|Received:||3/14/2005 11:58:03 AM|
|Agency:||Federal Trade Commission|
|Rule:||Notice of Proposed Study on the Effects of Credit Scores and Credit-based Insurance Scores on the Availability and Affordability of Financial Products|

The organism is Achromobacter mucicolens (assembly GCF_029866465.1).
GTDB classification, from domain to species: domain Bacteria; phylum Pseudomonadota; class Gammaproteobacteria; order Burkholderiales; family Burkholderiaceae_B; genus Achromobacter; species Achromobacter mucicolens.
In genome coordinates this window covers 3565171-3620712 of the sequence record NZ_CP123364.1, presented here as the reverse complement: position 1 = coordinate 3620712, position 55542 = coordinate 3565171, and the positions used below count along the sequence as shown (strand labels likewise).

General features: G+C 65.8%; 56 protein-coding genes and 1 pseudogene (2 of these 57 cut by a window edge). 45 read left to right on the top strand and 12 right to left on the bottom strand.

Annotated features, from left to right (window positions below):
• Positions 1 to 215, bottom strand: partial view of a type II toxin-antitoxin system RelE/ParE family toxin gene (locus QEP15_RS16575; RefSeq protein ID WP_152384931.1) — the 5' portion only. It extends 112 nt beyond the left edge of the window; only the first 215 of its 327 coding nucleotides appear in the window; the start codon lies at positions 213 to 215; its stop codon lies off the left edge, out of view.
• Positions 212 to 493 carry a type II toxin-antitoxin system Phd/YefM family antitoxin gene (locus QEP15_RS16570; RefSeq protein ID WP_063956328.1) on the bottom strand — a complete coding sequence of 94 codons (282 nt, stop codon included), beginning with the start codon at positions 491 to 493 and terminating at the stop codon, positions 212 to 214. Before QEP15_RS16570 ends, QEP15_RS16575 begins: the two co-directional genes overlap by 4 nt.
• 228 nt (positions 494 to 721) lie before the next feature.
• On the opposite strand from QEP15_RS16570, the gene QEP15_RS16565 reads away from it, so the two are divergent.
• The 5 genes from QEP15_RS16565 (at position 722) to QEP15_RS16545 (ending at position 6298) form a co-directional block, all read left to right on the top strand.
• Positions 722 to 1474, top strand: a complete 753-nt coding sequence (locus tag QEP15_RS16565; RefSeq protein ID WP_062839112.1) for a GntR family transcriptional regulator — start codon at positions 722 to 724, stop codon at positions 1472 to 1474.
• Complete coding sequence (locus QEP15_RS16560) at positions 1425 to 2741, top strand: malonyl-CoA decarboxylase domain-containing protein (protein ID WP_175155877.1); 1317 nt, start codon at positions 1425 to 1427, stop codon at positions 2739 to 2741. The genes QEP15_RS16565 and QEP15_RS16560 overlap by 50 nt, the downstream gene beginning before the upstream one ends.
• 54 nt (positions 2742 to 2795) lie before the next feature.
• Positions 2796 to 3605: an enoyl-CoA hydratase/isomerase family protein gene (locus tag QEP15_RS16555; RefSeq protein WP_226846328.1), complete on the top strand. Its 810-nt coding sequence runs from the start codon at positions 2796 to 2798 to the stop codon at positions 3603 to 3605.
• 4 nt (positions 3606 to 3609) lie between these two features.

Comments:To whom it may concern: I have several issues relating to the existing credit scoring system. Firstly, I have conducted my own survey across several credit boards related to the scoring model for those with poor credit who pay past-due debt, and those with past due-debt who file for bankruptcy protection. The differences between the scores of people in these two categories are significant. In fact, within one year after filing for bankruptcy protection, 75% of all persons surveyed had credit scores at least 50 points higher than my own (with paid off collection accounts as the only "negatives" reported), and thus were able to secure additional credit far more easily (and with more favorable rates) than I was. If the FICO model (and variations thereof) is to be used as a risk-assessment tool, then shouldn't those individuals who actually paid debts in full, albeit late, be considered less of a risk than someone who has sought protection through the bankruptcy courts? I am 100% opposed to the use of bankruptcy protection, and thus paid $60,000 worth of debt acquired due to active duty (Marine Corps) deployments and a subsequent divorce because I saw these bills as my obligation. What is, perhaps, more disturbing, is the use of the credit score in insurance pricing and availability. I recently obtained renewal quotations from several companies, and the difference simply from adding my name first, rather than my wife's name (who filed for bankruptcy protection prior to our marriage) is astounding. One company changed the quotation by over $300 in a six-month period! None of the other variables in the policy changed, and simply by changing the order that credit scores were submitted made a significant difference. Stating that those with lower credit scores are more likely to file a claim is absolutely incorrect. In fact, I have been less likely to submit for claims as I did not want the correlating increase in insurance premiums. Insurance scores should reflect the risk posed by driving habits alone, and not penalize people based on credit scores. Of the $60,000 in debt mentioned before, $40,000 was for bills that either were incurred by my ex-wife after our legal separation (the birth of another man's child) or medical bills not covered by CHAMPUS. In fact, I did not even have a credit card until 1997, well after I had begun the credit repair process. Even now, with few negative items, and lower balances on revolving accounts than the national average (and dropping significantly monthly), my FICO score continues to fluctuate wildly, and has yet to rise above the 650 mark. As a result, I will continue to pay additional fees and ridiculous interest rates based solely on this score, despite the fact that I have fulfilled all of my past obligations.